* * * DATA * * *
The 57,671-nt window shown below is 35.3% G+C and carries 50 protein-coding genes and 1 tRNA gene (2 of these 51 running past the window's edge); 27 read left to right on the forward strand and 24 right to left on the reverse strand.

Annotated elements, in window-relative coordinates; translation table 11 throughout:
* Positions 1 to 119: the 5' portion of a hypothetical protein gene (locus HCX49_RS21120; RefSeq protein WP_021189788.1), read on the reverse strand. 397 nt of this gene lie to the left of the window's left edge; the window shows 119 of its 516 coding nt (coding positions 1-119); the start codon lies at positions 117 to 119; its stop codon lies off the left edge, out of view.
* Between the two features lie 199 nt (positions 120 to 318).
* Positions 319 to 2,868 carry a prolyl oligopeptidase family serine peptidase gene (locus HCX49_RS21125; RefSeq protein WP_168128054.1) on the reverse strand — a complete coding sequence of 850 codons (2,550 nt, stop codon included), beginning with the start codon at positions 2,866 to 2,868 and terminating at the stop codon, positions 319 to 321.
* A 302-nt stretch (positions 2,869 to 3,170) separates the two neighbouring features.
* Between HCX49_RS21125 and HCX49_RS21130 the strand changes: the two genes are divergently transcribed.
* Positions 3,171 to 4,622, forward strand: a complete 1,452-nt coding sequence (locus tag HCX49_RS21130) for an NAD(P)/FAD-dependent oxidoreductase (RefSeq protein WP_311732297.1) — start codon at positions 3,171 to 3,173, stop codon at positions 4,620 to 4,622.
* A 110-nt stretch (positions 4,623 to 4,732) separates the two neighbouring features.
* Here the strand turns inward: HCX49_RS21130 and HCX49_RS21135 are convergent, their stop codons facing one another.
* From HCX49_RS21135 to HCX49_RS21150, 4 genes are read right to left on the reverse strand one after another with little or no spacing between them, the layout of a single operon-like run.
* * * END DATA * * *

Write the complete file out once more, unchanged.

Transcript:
The 57,671-nt window shown below is 35.3% G+C and carries 50 protein-coding genes and 1 tRNA gene (2 of these 51 running past the window's edge); 27 read left to right on the forward strand and 24 right to left on the reverse strand.

Annotated elements, in window-relative coordinates; translation table 11 throughout:
* Positions 1 to 119: the 5' portion of a hypothetical protein gene (locus HCX49_RS21120; RefSeq protein WP_021189788.1), read on the reverse strand. 397 nt of this gene lie to the left of the window's left edge; the window shows 119 of its 516 coding nt (coding positions 1-119); the start codon lies at positions 117 to 119; its stop codon lies off the left edge, out of view.
* Between the two features lie 199 nt (positions 120 to 318).
* Positions 319 to 2,868 carry a prolyl oligopeptidase family serine peptidase gene (locus HCX49_RS21125; RefSeq protein WP_168128054.1) on the reverse strand — a complete coding sequence of 850 codons (2,550 nt, stop codon included), beginning with the start codon at positions 2,866 to 2,868 and terminating at the stop codon, positions 319 to 321.
* A 302-nt stretch (positions 2,869 to 3,170) separates the two neighbouring features.
* Between HCX49_RS21125 and HCX49_RS21130 the strand changes: the two genes are divergently transcribed.
* Positions 3,171 to 4,622, forward strand: a complete 1,452-nt coding sequence (locus tag HCX49_RS21130) for an NAD(P)/FAD-dependent oxidoreductase (RefSeq protein WP_311732297.1) — start codon at positions 3,171 to 3,173, stop codon at positions 4,620 to 4,622.
* A 110-nt stretch (positions 4,623 to 4,732) separates the two neighbouring features.
* Here the strand turns inward: HCX49_RS21130 and HCX49_RS21135 are convergent, their stop codons facing one another.
* From HCX49_RS21135 to HCX49_RS21150, 4 genes are read right to left on the reverse strand one after another with little or no spacing between them, the layout of a single operon-like run.